Project Louise: Exercise Every Single Day? Says Who?

(Bjørn Giesenbauer via Compfight)

(Bjørn Giesenbauer via Compfight)

OK, this is getting interesting. One week into the challenge laid down by Editor Carey and Coach Allison — to exercise every single day before 7 p.m., and to post a comment reporting that I did so before 11 p.m. — I have made several discoveries.

  1. Carey was right. Exercising every day makes you feel better.
  2. The sweatier the exercise is, the better you feel.
  3. I hate being told what to do.

Let’s focus for now on No. 3, because we all know that Nos. 1 and 2 are true. Right? We do know that, yes? We just don’t do it because … well, because of No. 3.

At least that’s what I’m concluding about myself. Even though I signed up for Project Louise of my own free will, and even though I did it because I really, truly want to change my habits for good and live a longer and healthier life, and even though I know that Carey Goldberg, Allison Rimm and all the other wonderful people who are helping me on this journey are truly here to help, not to push me around, a huge part of my brain reacts to all this support and encouragement and expert advice with a simple, all-too-familiar refrain:

You’re not the boss of me.

Yes, this is the week when I’ve been getting in touch with my inner child. Or, more precisely, my inner brat.

As soon as I wrote that, I realized that I have heard that phrase before — from a wonderful woman named Pam Young, who has written a lot about this idea that we all have an inner “brat” whom we need to learn to love. Because it’s that little bratty voice that keeps us from doing all the good, mature, responsible things we all know we should do. And as long as you keep fighting the brat, you’re going to lose — as any mother of a 2-year-old can tell you.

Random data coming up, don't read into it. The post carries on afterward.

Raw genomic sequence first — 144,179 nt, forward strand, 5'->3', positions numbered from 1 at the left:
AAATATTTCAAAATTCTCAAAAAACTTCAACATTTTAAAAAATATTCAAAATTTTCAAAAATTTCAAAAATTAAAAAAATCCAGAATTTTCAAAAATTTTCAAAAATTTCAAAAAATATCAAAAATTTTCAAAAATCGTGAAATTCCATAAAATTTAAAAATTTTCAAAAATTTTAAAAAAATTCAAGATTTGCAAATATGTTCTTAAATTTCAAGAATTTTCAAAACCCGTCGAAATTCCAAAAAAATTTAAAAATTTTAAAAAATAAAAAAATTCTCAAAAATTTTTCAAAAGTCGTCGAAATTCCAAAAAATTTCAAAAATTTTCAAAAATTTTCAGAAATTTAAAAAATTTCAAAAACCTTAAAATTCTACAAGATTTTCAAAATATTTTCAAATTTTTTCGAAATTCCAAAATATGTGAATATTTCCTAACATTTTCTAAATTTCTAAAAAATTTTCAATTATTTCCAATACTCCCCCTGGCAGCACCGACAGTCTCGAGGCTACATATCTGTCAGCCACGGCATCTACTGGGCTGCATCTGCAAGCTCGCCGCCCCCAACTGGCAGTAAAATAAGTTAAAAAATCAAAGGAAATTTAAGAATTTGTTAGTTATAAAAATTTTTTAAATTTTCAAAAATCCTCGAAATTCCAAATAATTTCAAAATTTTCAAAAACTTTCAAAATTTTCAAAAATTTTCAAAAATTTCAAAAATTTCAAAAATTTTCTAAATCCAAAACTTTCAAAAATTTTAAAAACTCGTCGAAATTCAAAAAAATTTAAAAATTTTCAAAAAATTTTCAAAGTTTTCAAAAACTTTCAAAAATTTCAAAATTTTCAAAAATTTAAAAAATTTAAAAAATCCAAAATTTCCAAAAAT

Likewise, as that same mother can tell you, the secret to success is to persuade the 2-year-old that what you’re telling her to do is actually fun — to make her want to do it, and even to make her think that it’s her own idea.

You don’t argue about why she has to put on her shoes; you ask her whether she wants to wear the pink ones or the sparkly silver ones. You don’t make her clean her plate; you put a lot of delicious, healthy food in front of her and let her choose what she wants.

And you don’t make her exercise every day. You tell her she gets to choose whether she wants to go for a nice long walk with the dog or ride her bike. Or maybe she’d like to go swimming instead? Or maybe, if she doesn’t get around to any of that, you’ll let her watch TV while she walks on the treadmill.

Or, as Pam’s website puts it, “Make it fun and it will get done.”

So, what do you know: This week I’ve gone swimming, and I’ve walked the dog, and I’ve watched some really silly TV on the treadmill. And it all got fairly simple, once I realized what I really wanted to post each time, and what I’ll be saying from now on:

I’m doing it because I want to, and not because you told me to.

It may not be the most mature response I’ve ever had. But as long as it’s working, I don’t really care.

Readers, what keeps you from exercising or practicing other healthy habits? Do you have any tricks for keeping your inner brat at bay?

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